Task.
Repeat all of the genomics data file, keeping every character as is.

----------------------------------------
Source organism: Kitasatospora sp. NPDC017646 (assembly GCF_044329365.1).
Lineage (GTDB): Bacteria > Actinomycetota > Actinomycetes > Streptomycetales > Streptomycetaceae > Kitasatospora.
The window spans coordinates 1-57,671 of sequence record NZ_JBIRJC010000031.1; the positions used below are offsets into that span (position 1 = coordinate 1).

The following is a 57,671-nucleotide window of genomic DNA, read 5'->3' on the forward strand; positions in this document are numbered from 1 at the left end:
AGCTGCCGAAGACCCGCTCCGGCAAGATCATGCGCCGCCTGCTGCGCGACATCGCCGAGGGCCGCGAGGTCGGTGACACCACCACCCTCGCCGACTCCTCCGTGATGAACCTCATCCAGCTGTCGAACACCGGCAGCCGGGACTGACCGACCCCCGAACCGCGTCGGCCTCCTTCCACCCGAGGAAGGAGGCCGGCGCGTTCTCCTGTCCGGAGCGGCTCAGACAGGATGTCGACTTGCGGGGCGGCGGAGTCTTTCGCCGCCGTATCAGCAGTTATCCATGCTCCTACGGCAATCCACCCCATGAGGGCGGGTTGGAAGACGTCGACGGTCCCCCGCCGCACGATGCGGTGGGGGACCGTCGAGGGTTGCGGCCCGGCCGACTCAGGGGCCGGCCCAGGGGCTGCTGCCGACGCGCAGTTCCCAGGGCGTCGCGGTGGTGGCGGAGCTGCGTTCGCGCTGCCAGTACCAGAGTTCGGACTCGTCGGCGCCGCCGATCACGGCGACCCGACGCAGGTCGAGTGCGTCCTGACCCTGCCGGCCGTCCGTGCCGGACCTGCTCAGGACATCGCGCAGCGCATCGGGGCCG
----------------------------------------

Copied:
Source organism: Kitasatospora sp. NPDC017646 (assembly GCF_044329365.1).
Lineage (GTDB): Bacteria > Actinomycetota > Actinomycetes > Streptomycetales > Streptomycetaceae > Kitasatospora.
The window spans coordinates 1-57,671 of sequence record NZ_JBIRJC010000031.1; the positions used below are offsets into that span (position 1 = coordinate 1).

The following is a 57,671-nucleotide window of genomic DNA, read 5'->3' on the forward strand; positions in this document are numbered from 1 at the left end:
AGCTGCCGAAGACCCGCTCCGGCAAGATCATGCGCCGCCTGCTGCGCGACATCGCCGAGGGCCGCGAGGTCGGTGACACCACCACCCTCGCCGACTCCTCCGTGATGAACCTCATCCAGCTGTCGAACACCGGCAGCCGGGACTGACCGACCCCCGAACCGCGTCGGCCTCCTTCCACCCGAGGAAGGAGGCCGGCGCGTTCTCCTGTCCGGAGCGGCTCAGACAGGATGTCGACTTGCGGGGCGGCGGAGTCTTTCGCCGCCGTATCAGCAGTTATCCATGCTCCTACGGCAATCCACCCCATGAGGGCGGGTTGGAAGACGTCGACGGTCCCCCGCCGCACGATGCGGTGGGGGACCGTCGAGGGTTGCGGCCCGGCCGACTCAGGGGCCGGCCCAGGGGCTGCTGCCGACGCGCAGTTCCCAGGGCGTCGCGGTGGTGGCGGAGCTGCGTTCGCGCTGCCAGTACCAGAGTTCGGACTCGTCGGCGCCGCCGATCACGGCGACCCGACGCAGGTCGAGTGCGTCCTGACCCTGCCGGCCGTCCGTGCCGGACCTGCTCAGGACATCGCGCAGCGCATCGGGGCCG